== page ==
Last combat usage On 18 December 1972, during Operation Linebacker II (also known as President Richard Nixon's, "Christmas Bombing"), USAF B-52 Stratofortresses of the Strategic Air Command conducted a maximum effort bombing campaign against North Vietnam. As the bombers approached the target, SAMs (Surface To Air Missiles) commenced to explode around the StratofortressesMcCarthy, p. 139. One bomber, callsign "Brown III", completed its bomb run, and while turning outbound was warned that Vietnam People's Air Force MiGs were now airborne. Brown III's tailgunner, SSGT Samuel O. Turner, locked onto a fast approaching MiG-21 interceptor and shot it down with a burst of his four .50 caliber machine guns. Turner became the first bomber tailgunner to shoot down an enemy aircraft since the Korean War. His B-52 Stratofortress, tail number 55-0676, is currently preserved and on display at Fairchild AFB, Spokane, Washington. On 24 December 1972, during the same bombing campaign, the B-52 Stratofortress "Diamond Lil", now on display at the United States Air Force Academy in Colorado, was attacking the railroad yards at Thai Nguyen. Rising for the interception was another NVAF MiG-21, Diamond Lil's tailgunner, Airman Albert E. Moore locked onto the MiG at 4,000 yards, and opened fire with his quad .50 caliber machine guns. Moore's kill was witnessed by another B-52 tailgunner, TSGT Clarence W. Chute, who observed the MiG-21 to fall away on fire. Moore was the last bomber tail gunner to shoot down an enemy aircraft with machine guns during war time.
The last time tail gunners themselves were ever used in combat were in the Gulf War of 1990-1991, where B-52Gs were used in air-strikes against Iraqi positions in Kuwait and Iraq. However after a controversial incident wherein a missile, locked onto the signal of the tail gunner's radar, struck a B-52, tail gunners started being deactivated on all B-52s starting on October 1, 1991. No air-to-air kills were made by B-52s in the Gulf War, and tail gunners have never been used in combat since.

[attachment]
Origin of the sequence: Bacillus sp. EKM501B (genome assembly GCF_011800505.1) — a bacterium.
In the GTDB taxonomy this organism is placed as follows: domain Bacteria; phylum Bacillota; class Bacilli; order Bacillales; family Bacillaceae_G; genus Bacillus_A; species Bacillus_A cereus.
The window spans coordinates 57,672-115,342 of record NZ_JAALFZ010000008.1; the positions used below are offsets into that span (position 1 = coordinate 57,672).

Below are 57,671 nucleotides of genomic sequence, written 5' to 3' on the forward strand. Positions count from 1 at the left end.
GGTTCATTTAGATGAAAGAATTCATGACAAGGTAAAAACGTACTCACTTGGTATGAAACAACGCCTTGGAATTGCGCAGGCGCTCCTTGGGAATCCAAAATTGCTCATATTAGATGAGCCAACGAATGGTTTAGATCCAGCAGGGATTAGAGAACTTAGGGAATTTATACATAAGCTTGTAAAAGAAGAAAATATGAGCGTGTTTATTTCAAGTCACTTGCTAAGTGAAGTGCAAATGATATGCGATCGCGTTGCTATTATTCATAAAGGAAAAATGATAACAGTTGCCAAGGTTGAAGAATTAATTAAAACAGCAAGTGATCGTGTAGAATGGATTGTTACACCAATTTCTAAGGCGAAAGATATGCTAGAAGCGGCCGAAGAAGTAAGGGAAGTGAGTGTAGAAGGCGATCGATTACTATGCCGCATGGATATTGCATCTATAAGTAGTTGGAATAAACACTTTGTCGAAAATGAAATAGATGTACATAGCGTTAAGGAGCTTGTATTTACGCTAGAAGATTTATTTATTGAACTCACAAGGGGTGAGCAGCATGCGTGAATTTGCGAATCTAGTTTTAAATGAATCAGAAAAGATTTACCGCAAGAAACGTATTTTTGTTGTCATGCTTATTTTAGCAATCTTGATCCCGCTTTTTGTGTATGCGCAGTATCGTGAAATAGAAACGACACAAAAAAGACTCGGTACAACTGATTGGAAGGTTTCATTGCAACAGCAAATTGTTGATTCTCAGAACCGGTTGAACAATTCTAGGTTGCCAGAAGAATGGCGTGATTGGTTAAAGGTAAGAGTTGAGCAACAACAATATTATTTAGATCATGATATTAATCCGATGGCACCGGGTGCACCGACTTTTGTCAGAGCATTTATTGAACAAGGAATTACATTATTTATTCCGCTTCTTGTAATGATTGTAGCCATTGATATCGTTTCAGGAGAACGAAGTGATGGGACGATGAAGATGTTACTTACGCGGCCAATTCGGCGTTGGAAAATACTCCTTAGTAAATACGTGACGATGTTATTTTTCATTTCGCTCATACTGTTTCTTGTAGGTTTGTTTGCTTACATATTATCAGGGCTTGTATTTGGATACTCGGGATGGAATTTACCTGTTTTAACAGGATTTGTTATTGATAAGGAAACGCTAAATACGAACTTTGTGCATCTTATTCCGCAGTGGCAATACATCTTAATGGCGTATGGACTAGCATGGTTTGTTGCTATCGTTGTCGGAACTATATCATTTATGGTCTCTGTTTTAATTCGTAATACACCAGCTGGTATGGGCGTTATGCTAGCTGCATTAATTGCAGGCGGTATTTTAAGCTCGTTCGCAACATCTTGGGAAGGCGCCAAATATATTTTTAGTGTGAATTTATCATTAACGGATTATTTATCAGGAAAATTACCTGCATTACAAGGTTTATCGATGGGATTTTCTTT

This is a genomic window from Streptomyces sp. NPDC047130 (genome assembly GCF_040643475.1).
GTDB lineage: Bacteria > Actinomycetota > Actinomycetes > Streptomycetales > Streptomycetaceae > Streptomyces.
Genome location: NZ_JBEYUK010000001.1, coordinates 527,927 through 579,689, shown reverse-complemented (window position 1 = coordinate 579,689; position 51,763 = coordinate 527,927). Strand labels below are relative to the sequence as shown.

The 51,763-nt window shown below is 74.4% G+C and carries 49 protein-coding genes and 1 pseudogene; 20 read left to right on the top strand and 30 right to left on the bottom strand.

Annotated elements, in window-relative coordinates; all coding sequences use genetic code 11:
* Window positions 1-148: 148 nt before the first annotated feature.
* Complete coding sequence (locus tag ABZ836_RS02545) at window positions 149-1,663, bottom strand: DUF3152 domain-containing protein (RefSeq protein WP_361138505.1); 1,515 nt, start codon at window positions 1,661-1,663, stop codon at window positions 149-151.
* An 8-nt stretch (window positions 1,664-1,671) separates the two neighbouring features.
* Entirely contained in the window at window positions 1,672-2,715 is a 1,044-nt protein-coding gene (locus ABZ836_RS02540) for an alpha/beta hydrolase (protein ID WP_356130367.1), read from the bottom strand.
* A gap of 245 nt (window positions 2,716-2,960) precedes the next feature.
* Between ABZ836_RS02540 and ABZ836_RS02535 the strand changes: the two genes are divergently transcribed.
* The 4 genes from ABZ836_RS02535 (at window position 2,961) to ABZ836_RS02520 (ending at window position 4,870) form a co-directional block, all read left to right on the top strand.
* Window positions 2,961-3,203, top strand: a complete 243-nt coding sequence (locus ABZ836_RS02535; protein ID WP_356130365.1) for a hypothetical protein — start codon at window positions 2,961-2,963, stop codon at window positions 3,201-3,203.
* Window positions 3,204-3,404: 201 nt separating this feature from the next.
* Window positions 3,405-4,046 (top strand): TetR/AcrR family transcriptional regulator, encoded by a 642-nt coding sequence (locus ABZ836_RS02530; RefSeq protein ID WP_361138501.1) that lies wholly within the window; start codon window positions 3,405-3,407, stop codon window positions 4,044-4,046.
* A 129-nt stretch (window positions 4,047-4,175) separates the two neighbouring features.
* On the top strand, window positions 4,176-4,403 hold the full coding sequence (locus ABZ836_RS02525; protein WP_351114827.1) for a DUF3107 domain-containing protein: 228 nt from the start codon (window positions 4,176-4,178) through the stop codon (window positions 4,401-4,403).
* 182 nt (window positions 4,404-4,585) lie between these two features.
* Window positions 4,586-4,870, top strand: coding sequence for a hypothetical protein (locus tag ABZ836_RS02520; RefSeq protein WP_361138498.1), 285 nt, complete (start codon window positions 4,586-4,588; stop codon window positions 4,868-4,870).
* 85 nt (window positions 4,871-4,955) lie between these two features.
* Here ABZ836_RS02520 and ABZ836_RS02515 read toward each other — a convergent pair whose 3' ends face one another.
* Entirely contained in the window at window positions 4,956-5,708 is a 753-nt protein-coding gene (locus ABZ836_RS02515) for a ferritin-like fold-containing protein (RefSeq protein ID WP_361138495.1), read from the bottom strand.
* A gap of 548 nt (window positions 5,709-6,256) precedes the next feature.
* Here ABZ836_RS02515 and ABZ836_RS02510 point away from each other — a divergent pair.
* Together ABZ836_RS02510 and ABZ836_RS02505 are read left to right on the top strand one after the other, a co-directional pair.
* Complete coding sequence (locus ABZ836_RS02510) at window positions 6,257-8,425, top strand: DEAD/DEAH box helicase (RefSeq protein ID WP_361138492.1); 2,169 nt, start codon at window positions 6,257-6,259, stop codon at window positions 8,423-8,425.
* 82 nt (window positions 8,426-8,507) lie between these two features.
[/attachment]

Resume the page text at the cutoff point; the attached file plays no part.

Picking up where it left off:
I knew a former Tail-gunner Vietnam veteran, and he told me that he felt that the position was outmoded and should have been abolished. Maybe if he had been more optimistic, he could have had results like mentioned here in this article.
Can’t blame him since the odds were stacked against him. That position was relevant in the era preceeding newer supersonic aircraft and SAMs.
Let’s see, he would have been 17 or 18, born in 54 if he died in 2009(died at age 55). Man he would have been barely out of high school and inducted into the Air Force...out of his schooling and into a tail gunner’s position by 12/72 when the incident happened. Not doubting the story, but man what an experience for a still then teen ager. Bet he grew up quick!
There is one other B-52 that downed a MiG. B-52D 56-0676, located on static display at Fairchild AFB, Spokane, Washington. It participated in the Operation Linebacker II and is credited as a MiG Killer on 18 December 1972 when Tail gunner SSgt Samuel O. Turner downed a MiG-21.
Like “Diamond Lil”, it’s painted black. It also has a red star near the tail, signifying the kill. However, it is not sitting on posts, but is on the ground on it’s wheels.
There were many duties in the military that make you grow up real fast. Still holds true today.
I was 18 years old and had the knowledge and training to be able to arm and launch a ICBM with a nine megaton warhead on top. In the time of war I had the tools and knowledge to fix everything on that bird except for the warhead itself and the guidance internals.